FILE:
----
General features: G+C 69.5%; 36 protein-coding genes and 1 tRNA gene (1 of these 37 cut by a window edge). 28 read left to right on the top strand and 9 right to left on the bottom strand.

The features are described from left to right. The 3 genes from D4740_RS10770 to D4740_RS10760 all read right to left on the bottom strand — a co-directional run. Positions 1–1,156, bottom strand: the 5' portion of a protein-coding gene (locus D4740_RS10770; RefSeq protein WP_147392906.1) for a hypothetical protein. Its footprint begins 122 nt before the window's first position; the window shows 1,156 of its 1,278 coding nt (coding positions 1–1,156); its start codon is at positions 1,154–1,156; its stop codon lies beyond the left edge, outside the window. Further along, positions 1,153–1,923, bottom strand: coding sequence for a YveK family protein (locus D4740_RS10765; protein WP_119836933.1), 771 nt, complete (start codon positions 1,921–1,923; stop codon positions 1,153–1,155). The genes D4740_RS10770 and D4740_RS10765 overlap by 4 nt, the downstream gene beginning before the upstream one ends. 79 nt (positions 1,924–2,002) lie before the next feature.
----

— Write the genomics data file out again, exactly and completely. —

General features: G+C 69.5%; 36 protein-coding genes and 1 tRNA gene (1 of these 37 cut by a window edge). 28 read left to right on the top strand and 9 right to left on the bottom strand.

The features are described from left to right. The 3 genes from D4740_RS10770 to D4740_RS10760 all read right to left on the bottom strand — a co-directional run. Positions 1–1,156, bottom strand: the 5' portion of a protein-coding gene (locus D4740_RS10770; RefSeq protein WP_147392906.1) for a hypothetical protein. Its footprint begins 122 nt before the window's first position; the window shows 1,156 of its 1,278 coding nt (coding positions 1–1,156); its start codon is at positions 1,154–1,156; its stop codon lies beyond the left edge, outside the window. Further along, positions 1,153–1,923, bottom strand: coding sequence for a YveK family protein (locus D4740_RS10765; protein WP_119836933.1), 771 nt, complete (start codon positions 1,921–1,923; stop codon positions 1,153–1,155). The genes D4740_RS10770 and D4740_RS10765 overlap by 4 nt, the downstream gene beginning before the upstream one ends. 79 nt (positions 1,924–2,002) lie before the next feature.